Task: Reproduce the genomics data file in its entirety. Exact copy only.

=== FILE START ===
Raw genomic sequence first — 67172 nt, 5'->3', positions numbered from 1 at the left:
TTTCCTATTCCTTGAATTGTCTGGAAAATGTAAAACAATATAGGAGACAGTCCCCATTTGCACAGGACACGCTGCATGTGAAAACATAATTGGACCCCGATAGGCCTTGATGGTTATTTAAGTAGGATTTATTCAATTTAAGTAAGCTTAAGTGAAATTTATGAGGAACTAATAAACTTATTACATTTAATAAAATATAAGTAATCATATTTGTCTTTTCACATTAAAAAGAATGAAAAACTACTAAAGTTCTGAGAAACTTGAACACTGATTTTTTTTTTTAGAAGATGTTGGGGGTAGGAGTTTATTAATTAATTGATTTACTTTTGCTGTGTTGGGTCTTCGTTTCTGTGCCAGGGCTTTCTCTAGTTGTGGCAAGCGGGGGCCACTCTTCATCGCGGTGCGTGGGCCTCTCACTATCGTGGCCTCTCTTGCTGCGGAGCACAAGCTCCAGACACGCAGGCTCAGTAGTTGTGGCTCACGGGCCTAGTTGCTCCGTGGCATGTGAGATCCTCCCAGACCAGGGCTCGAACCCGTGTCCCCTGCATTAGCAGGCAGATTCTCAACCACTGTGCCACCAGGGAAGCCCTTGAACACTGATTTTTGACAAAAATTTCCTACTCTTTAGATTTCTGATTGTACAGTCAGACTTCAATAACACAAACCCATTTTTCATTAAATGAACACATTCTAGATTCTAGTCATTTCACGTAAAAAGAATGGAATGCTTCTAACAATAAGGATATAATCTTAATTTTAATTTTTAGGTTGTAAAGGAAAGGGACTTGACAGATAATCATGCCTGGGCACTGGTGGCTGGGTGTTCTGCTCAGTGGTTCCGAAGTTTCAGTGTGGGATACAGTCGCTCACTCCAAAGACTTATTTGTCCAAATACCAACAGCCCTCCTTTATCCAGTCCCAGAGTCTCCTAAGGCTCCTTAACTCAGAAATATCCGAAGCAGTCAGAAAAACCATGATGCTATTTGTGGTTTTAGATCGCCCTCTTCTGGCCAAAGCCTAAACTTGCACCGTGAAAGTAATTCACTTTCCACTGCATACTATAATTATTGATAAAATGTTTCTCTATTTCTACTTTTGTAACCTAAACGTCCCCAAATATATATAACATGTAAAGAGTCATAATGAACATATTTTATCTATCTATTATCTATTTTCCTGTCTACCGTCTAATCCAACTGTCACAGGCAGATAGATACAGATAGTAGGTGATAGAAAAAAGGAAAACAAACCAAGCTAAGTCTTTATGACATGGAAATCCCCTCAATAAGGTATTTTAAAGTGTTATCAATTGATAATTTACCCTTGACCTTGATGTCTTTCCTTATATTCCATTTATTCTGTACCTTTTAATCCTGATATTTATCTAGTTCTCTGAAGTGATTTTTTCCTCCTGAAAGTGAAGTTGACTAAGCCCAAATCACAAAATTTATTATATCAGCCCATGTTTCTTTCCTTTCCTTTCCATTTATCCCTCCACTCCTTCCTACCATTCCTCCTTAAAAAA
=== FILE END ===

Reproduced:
Raw genomic sequence first — 67172 nt, 5'->3', positions numbered from 1 at the left:
TTTCCTATTCCTTGAATTGTCTGGAAAATGTAAAACAATATAGGAGACAGTCCCCATTTGCACAGGACACGCTGCATGTGAAAACATAATTGGACCCCGATAGGCCTTGATGGTTATTTAAGTAGGATTTATTCAATTTAAGTAAGCTTAAGTGAAATTTATGAGGAACTAATAAACTTATTACATTTAATAAAATATAAGTAATCATATTTGTCTTTTCACATTAAAAAGAATGAAAAACTACTAAAGTTCTGAGAAACTTGAACACTGATTTTTTTTTTTAGAAGATGTTGGGGGTAGGAGTTTATTAATTAATTGATTTACTTTTGCTGTGTTGGGTCTTCGTTTCTGTGCCAGGGCTTTCTCTAGTTGTGGCAAGCGGGGGCCACTCTTCATCGCGGTGCGTGGGCCTCTCACTATCGTGGCCTCTCTTGCTGCGGAGCACAAGCTCCAGACACGCAGGCTCAGTAGTTGTGGCTCACGGGCCTAGTTGCTCCGTGGCATGTGAGATCCTCCCAGACCAGGGCTCGAACCCGTGTCCCCTGCATTAGCAGGCAGATTCTCAACCACTGTGCCACCAGGGAAGCCCTTGAACACTGATTTTTGACAAAAATTTCCTACTCTTTAGATTTCTGATTGTACAGTCAGACTTCAATAACACAAACCCATTTTTCATTAAATGAACACATTCTAGATTCTAGTCATTTCACGTAAAAAGAATGGAATGCTTCTAACAATAAGGATATAATCTTAATTTTAATTTTTAGGTTGTAAAGGAAAGGGACTTGACAGATAATCATGCCTGGGCACTGGTGGCTGGGTGTTCTGCTCAGTGGTTCCGAAGTTTCAGTGTGGGATACAGTCGCTCACTCCAAAGACTTATTTGTCCAAATACCAACAGCCCTCCTTTATCCAGTCCCAGAGTCTCCTAAGGCTCCTTAACTCAGAAATATCCGAAGCAGTCAGAAAAACCATGATGCTATTTGTGGTTTTAGATCGCCCTCTTCTGGCCAAAGCCTAAACTTGCACCGTGAAAGTAATTCACTTTCCACTGCATACTATAATTATTGATAAAATGTTTCTCTATTTCTACTTTTGTAACCTAAACGTCCCCAAATATATATAACATGTAAAGAGTCATAATGAACATATTTTATCTATCTATTATCTATTTTCCTGTCTACCGTCTAATCCAACTGTCACAGGCAGATAGATACAGATAGTAGGTGATAGAAAAAAGGAAAACAAACCAAGCTAAGTCTTTATGACATGGAAATCCCCTCAATAAGGTATTTTAAAGTGTTATCAATTGATAATTTACCCTTGACCTTGATGTCTTTCCTTATATTCCATTTATTCTGTACCTTTTAATCCTGATATTTATCTAGTTCTCTGAAGTGATTTTTTCCTCCTGAAAGTGAAGTTGACTAAGCCCAAATCACAAAATTTATTATATCAGCCCATGTTTCTTTCCTTTCCTTTCCATTTATCCCTCCACTCCTTCCTACCATTCCTCCTTAAAAAA